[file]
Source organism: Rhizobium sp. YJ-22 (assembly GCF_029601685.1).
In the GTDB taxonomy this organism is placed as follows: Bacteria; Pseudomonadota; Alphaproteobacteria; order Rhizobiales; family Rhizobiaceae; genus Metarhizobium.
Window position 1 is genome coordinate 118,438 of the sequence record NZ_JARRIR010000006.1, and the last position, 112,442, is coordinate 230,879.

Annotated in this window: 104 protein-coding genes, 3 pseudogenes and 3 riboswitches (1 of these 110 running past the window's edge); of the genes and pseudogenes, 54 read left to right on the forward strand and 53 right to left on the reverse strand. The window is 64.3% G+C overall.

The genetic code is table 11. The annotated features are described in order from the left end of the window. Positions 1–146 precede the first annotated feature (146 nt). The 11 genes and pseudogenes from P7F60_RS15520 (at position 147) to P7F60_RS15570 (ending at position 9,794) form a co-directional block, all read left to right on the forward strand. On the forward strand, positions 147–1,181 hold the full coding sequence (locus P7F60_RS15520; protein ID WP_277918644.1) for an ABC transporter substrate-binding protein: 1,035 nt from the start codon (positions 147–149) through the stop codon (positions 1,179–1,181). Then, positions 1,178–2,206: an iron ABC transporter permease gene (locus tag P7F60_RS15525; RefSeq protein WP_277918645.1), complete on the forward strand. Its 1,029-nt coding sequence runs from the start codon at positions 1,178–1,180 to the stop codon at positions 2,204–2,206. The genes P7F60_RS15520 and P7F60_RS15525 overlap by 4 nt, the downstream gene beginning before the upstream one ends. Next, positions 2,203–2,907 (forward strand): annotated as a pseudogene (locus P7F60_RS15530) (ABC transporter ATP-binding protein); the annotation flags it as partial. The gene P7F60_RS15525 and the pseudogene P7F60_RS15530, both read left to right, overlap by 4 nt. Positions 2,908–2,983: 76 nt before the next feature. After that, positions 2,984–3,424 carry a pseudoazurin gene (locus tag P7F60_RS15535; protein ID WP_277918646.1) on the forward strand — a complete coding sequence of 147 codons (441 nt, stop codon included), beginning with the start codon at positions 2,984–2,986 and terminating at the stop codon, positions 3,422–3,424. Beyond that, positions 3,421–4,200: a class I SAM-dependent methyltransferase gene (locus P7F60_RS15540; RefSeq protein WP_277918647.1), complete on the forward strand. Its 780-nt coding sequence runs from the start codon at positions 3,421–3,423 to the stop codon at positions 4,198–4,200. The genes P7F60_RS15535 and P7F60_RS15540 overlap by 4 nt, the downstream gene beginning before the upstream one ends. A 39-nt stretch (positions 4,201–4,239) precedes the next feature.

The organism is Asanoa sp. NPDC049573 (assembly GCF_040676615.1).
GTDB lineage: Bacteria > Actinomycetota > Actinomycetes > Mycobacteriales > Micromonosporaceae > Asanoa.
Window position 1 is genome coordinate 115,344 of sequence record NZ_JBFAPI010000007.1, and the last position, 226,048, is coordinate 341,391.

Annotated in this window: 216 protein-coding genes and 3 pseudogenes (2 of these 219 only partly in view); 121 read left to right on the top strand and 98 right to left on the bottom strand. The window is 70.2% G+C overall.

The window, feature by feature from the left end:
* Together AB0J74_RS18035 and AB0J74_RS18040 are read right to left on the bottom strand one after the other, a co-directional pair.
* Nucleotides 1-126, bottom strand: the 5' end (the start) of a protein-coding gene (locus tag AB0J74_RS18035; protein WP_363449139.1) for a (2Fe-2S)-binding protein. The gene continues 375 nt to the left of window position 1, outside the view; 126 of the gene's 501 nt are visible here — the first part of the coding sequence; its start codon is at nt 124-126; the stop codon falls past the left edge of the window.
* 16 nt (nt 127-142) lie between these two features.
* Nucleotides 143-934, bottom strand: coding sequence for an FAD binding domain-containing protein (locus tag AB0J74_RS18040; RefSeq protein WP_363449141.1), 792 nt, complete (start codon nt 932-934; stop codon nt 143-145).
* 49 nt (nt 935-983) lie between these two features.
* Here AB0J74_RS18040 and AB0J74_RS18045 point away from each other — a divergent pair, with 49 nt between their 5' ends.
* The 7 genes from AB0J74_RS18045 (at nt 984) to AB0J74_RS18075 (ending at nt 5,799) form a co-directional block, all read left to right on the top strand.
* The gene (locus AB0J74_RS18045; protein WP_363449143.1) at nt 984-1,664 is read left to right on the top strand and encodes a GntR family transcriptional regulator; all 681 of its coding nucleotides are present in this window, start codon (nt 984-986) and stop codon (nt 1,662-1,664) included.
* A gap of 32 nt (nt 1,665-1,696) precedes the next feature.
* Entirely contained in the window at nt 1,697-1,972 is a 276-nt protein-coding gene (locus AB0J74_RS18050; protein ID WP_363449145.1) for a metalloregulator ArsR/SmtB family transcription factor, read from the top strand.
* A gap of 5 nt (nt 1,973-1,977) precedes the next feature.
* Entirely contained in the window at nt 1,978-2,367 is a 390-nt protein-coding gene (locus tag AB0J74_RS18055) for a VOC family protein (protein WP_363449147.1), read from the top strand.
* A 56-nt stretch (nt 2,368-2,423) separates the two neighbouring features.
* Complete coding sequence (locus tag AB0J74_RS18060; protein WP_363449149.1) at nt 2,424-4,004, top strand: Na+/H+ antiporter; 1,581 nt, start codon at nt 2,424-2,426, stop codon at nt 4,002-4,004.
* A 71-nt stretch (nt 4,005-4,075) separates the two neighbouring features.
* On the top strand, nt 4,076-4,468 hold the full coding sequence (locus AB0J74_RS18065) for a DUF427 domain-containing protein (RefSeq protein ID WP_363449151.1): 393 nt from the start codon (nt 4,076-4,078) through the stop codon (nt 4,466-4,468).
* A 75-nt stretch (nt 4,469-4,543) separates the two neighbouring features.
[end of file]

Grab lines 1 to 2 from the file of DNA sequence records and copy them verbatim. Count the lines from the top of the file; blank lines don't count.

Source organism: Rhizobium sp. YJ-22 (assembly GCF_029601685.1).
In the GTDB taxonomy this organism is placed as follows: Bacteria; Pseudomonadota; Alphaproteobacteria; order Rhizobiales; family Rhizobiaceae; genus Metarhizobium.